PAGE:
Saturday, January 29, 2005

Film Exhibitors


I'm back to sorting out film industry economics for a whitepaper (among several) I'm working on for consulting. I was sifting through documents on distribution and started thinking about the exhibition market. In LA, it seems dominated by Edwards and indie houses seem to be at risk left and right. I'm sort of at a loss why the Fox needs to be saved while the Art can stay open, as well as venues up north like the Albany, Grand Lake, and Sequoia. It's an interesting "retail" question of localized draw, experiential dimensions, and industrial organization, with the consumer implication of what is screened (i.e., only fat margin films) and even community character (whatever that ill-defined term means). Will technology kill the art-house indie theatre, making it woefully cost-ineffective? On the other hand, will technology rationalize film distribution, allowing for more "product" in the channel through various modes (Internet, cinema, PPV, etc.) by lowering costs and risks? Does the big-screen 'film experience' matter, beyond the super SFX blockbusters? 
Above: interior-Grand Lake, Cinematreasures.org.

Friday, January 07, 2005

Guest Blogger Chad Vickers: (Mostly) Hong Kong Cinema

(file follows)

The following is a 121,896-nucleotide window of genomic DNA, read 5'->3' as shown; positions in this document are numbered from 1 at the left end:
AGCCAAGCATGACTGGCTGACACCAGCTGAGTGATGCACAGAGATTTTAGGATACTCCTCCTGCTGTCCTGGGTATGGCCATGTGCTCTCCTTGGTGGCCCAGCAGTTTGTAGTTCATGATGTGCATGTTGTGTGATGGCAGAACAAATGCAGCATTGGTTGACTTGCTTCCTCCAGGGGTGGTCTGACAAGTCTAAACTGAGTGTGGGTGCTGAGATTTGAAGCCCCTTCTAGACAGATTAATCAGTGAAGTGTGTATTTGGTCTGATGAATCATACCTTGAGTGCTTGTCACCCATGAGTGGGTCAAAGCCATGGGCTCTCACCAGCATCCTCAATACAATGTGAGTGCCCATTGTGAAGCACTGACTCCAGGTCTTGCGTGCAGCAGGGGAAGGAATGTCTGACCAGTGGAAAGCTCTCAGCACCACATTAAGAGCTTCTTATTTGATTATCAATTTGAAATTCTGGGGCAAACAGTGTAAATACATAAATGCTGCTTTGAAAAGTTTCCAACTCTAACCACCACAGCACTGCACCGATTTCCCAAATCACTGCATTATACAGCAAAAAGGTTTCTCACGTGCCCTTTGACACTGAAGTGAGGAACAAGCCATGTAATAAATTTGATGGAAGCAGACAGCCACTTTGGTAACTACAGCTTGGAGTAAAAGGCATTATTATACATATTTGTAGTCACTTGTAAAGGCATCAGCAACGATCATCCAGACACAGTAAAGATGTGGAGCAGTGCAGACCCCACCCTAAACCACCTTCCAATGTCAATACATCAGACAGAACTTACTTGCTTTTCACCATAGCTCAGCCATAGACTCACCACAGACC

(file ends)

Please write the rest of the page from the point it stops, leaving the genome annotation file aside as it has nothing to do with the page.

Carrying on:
This is a genre I know little about, besides what I read in the papers or on NPR. Guest blog entry by Chad (AKA Turbo):


I made a list of movies that I broke down by actors and directors, but when I got to the martial art (MA) category there is too many films that I would consider really great, and since the MA film is kind of the cornerstone of Asian Cinema (i.e., especially Hong Kong) I figure I'll start there. Unfortunately, there is no way for me to put all the films I've seen into a top ten list. So I will separate two different list the new school (1985 and above) this has faster editing, more camera tricks, and so on. I will list Old School (1969-84). Old school stuff I have come to regard as the finest of all MA film making, the fights are longer, less edited, and more fluid.



Some consider old school stuff too slow, but I find that with less editing, the fight choreoghraphy is much more dynamic. Keep in mind these list are in no particular order, and are based solely on MA content and not on story, as most of the stories in these films are pretty weak.

Old School:

8 Diagram Pole Fighter

Heroes of the East


36th. Chamber of Shaolin

Odd Couple

7 Grandmasters

Mad Monkey Kung Fu


Invincible Shaolin

5 Fighters from Shaolin

Shaolin Temple 1, 2 ,and 3 (Jet Li)

The Master AKA 3 Evil Masters

The Hot the Cool and The Vicious

Snake and Crane Arts of Shaolin


The Return of the 5 Deadly Venoms

Drunken Master


Snake in the Eagles' Shadow

Duel to the Death

Magnificent Butchers

Iron-Fisted Monk

The Victim
(Sammo Hung)

Executioners of Death

Ninja Hunter


Chinese Super Ninjas

Mystery of Chess Boxing


Shaolin Mantis

Return of the One-Armed Swordsman

Drunken Tai Chi

My Young Auntie

Ninja the Final Duel

Born Invincible

Shaolin vs. Lama




Photo::  Chad Vickers (2003), getting married & sporting a Tom Sizemore look.

Wednesday, January 05, 2005

House, MD